Senate Oks Overhaul Of Farm Subsidies Payments No Longer Would Be Linked To Prices
The Senate voted Wednesday to scrap a decades-old link between farm prices and government subsidies, giving farmers a series of fixed but declining payments over seven years.
The bill, dubbed the “Freedom to Farm Act,” eventually could end farm payments, which one out of four Inland Northwest farmers has said would put him out of business.
“This could be the end of family farming,” said Rex Carney, spokesman for Sen. Patty Murray, D-Wash.
But it also would save taxpayers billions, cutting agricultural spending to $44 billion over seven years.
“This bill is a winner for farmers, consumers, sportsmen and agriculture industries,” declared Sen. Larry Craig, R-Idaho, a member of the Senate Agriculture Committee.
The Senate voted 64-32 to pass the legislation despite a last-ditch fight by Democrats who wanted to save at least some connection between market prices and payments.
Democrats charged Republicans are offering welfare to farmers while cutting money for education, school lunches and health care for the poor. They opposed the new system because it makes payments in both good times and bad without reference to market prices.
Sen. Patrick Leahy, D-Vt., and others won concessions to shield food stamps, emergency feeding programs and conservation while adding programs to control pollution from agriculture.
Supporters said the overhaul of how the government supports wheat, corn, cotton and rice is necessary to keep remaining farmers afloat and give them an opportunity for greater prosperity.
“Under the Democrats’ system of the last 60 years, farmers have gone from being 17 percent of the population to 2 percent, so I don’t see that the old system has worked very well,” said Jack Silzel, an Oakesdale, Wash., farmer and agricultural aide to Rep. George Nethercutt, R-Wash. “It’s time that farmers begin to farm for the market rather than a program controlled by the government.”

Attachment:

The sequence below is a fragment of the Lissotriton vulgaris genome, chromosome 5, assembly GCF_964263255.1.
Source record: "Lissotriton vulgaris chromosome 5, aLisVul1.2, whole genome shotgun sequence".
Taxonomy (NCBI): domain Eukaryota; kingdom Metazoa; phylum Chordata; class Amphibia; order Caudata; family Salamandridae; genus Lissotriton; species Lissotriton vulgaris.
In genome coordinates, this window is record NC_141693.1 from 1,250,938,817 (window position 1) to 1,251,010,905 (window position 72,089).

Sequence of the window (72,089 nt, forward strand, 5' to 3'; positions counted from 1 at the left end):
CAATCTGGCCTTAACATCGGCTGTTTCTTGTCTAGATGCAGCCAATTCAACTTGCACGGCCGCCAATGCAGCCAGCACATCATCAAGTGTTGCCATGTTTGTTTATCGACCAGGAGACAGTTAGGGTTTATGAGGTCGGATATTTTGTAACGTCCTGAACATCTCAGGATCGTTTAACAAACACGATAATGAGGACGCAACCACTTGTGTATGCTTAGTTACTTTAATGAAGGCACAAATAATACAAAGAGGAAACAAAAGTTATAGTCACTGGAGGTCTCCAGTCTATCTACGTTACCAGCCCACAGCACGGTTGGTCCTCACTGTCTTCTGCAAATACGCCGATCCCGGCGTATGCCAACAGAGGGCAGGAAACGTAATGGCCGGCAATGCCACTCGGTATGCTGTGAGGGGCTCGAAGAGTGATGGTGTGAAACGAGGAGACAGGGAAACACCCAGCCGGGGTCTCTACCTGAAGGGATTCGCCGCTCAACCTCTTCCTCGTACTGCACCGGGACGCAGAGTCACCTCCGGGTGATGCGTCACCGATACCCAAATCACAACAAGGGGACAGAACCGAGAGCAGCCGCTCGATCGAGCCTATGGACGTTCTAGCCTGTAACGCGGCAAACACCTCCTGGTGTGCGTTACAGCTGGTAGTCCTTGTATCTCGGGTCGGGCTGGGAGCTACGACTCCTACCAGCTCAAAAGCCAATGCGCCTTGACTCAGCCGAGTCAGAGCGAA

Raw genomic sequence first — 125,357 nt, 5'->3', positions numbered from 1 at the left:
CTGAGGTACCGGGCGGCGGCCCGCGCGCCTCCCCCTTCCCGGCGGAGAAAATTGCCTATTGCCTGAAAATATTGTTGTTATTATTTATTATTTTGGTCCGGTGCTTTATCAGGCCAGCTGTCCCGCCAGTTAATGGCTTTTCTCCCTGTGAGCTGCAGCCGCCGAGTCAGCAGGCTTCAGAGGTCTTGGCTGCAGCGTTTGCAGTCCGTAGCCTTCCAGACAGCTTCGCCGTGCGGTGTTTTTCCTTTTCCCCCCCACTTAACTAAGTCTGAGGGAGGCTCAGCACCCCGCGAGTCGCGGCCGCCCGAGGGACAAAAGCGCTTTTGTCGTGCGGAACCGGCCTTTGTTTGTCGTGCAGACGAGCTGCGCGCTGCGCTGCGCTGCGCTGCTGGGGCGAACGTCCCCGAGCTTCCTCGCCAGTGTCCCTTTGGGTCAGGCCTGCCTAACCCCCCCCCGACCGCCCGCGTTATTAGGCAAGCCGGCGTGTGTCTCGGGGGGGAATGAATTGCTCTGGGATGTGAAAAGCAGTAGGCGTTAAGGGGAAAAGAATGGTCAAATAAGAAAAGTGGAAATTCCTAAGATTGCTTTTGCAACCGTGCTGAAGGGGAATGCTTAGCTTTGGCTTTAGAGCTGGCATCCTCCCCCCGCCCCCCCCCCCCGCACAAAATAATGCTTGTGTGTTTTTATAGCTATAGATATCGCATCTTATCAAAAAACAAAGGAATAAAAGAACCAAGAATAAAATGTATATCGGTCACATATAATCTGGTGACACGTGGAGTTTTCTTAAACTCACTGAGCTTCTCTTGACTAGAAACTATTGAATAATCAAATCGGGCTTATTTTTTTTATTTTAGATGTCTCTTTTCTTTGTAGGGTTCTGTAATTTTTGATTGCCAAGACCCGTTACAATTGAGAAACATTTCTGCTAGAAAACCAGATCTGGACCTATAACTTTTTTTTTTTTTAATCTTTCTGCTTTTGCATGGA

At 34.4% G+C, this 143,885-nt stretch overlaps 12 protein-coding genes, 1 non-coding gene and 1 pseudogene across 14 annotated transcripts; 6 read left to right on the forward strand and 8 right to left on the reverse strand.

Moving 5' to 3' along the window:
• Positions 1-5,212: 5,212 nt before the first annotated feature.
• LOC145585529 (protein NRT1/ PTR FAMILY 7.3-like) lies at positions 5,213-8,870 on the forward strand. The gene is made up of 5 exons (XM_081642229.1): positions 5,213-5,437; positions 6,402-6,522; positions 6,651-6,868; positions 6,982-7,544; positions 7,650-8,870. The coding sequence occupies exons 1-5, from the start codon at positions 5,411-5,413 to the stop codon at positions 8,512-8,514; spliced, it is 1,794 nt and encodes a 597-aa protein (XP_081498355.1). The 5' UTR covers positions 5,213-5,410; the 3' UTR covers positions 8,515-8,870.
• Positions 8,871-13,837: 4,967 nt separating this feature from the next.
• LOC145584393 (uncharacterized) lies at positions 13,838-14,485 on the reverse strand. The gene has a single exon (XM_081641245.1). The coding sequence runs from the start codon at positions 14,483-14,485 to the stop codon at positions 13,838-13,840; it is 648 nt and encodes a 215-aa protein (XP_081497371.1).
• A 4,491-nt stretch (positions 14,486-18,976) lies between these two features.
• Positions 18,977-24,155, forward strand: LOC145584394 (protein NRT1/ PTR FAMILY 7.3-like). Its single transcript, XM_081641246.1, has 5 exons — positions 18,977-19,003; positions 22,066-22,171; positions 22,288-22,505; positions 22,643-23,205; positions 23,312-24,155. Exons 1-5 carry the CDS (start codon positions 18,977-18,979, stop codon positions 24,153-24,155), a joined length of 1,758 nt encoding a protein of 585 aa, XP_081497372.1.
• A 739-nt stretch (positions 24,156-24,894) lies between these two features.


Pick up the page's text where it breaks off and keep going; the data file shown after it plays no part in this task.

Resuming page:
The bill would wean farmers from federal subsidies over seven years, granting a guaranteed payment of about $5.6 billion in 1996, declining to $4 billion in 2002. Subsidies would be based on traditional crops grown in the last five years.
The bill must win approval by the House and overcome a veto threat from President Clinton. Clinton killed a similar plan in December when it was attached to the Republican’s balanced-budget bill.
While the House GOP favors Freedom to Farm, it is not keen on some of the Senate bill’s Democratic provisions. Those provisions were added to discourage a veto.
Congress has never taken this long to forge a farm bill, which establishes federal agriculture policy for the future. The 1995 farm bill expired Sept. 30.
The delay has disrupted spring planting for many farmers, some of whom depend on government subsidies for up to a third of their annual income.
In exchange for less government support, controls over most planting decisions would end, along with requirements that acres be idled.
“We have a very good opportunity to finally break out of that mold of government restriction,” said Sen. Dick Lugar, R-Ind., chairman of the Senate Agriculture Committee.
In a survey last year of nearly 1,000 Inland Northwest farmers, 25 percent told The Spokesman-Review that they could not earn enough money farming without federal subsidies or working off the farm.
But since that time, wheat prices have soared and many farmers feel they can do better without the government mandating how much they can plant.
In a strategic move designed to overcome a presidential veto, the Senate made changes sought by the administration, including adding a $300 million, three-year mandatory fund for rural water and sewer projects.
The Senate also reduced annual funding from $100 million to $70 million for the Market Promotion Program, which has fed overseas advertising budgets of McDonald’s and other big companies, but also boosted sales of Washington apples and potatoes. The amendment would limit the size of companies eligible for the export promotion money. Staff writer Grayden Jones contrib uted to this report.